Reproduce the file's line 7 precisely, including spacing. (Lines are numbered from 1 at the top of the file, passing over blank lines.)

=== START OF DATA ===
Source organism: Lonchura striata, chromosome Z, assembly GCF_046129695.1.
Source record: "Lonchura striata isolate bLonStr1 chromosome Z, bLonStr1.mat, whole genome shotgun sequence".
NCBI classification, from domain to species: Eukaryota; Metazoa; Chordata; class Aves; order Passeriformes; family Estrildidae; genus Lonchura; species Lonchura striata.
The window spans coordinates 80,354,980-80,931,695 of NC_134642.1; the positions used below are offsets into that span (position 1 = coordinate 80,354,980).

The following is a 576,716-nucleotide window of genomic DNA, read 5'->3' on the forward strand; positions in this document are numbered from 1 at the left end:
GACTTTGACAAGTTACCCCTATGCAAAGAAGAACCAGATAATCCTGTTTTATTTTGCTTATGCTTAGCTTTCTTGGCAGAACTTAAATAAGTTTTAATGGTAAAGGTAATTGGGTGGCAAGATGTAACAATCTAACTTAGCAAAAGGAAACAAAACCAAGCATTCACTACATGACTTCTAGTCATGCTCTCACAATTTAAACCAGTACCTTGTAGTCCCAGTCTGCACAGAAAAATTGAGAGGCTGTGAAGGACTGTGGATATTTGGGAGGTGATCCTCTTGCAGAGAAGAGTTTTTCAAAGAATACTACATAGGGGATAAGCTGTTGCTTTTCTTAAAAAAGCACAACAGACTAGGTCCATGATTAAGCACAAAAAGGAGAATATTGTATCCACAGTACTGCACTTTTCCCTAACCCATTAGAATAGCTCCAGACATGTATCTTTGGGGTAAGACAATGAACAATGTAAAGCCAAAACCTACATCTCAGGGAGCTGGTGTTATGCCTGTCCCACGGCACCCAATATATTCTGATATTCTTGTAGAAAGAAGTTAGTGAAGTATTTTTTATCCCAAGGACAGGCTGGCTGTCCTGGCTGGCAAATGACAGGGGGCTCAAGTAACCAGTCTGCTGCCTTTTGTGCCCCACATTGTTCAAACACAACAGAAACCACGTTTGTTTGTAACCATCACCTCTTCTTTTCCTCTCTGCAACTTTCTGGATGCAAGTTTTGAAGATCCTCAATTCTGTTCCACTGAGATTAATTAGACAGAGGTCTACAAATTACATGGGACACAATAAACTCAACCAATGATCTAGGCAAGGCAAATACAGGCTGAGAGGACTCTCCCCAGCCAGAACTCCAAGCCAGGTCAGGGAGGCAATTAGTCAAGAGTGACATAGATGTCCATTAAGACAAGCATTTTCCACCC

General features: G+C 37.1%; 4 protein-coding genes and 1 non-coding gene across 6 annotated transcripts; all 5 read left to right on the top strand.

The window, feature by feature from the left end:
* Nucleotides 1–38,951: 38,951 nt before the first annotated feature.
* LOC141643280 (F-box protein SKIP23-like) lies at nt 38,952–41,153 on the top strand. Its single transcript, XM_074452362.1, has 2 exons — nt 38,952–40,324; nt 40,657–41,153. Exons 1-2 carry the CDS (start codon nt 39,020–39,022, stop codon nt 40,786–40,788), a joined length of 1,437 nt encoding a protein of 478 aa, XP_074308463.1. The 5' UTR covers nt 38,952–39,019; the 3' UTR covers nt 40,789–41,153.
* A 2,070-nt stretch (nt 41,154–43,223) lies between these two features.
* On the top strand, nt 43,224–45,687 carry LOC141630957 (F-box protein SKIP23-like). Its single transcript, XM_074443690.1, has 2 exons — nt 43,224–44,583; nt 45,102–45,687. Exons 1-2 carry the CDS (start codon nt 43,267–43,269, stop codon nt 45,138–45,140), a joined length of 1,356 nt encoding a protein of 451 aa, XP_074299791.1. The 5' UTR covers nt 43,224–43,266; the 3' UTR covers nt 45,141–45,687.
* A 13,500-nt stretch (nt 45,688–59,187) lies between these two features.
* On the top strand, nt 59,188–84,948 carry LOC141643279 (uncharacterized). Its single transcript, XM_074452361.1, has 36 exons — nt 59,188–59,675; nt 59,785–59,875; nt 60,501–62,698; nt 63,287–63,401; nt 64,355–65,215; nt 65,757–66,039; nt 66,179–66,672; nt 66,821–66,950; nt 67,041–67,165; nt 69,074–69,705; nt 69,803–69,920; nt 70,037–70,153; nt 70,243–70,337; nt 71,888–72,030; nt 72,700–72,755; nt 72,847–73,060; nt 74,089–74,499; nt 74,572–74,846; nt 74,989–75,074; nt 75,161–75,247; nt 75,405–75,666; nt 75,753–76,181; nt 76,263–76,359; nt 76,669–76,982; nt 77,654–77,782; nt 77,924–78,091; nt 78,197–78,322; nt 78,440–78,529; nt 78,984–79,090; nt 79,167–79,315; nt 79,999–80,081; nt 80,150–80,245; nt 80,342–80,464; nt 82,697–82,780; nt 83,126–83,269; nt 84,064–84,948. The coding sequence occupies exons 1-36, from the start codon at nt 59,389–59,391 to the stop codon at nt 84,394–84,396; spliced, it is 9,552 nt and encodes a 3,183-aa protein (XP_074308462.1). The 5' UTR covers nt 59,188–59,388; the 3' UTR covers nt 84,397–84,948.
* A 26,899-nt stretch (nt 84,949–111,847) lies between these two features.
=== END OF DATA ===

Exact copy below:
General features: G+C 37.1%; 4 protein-coding genes and 1 non-coding gene across 6 annotated transcripts; all 5 read left to right on the top strand.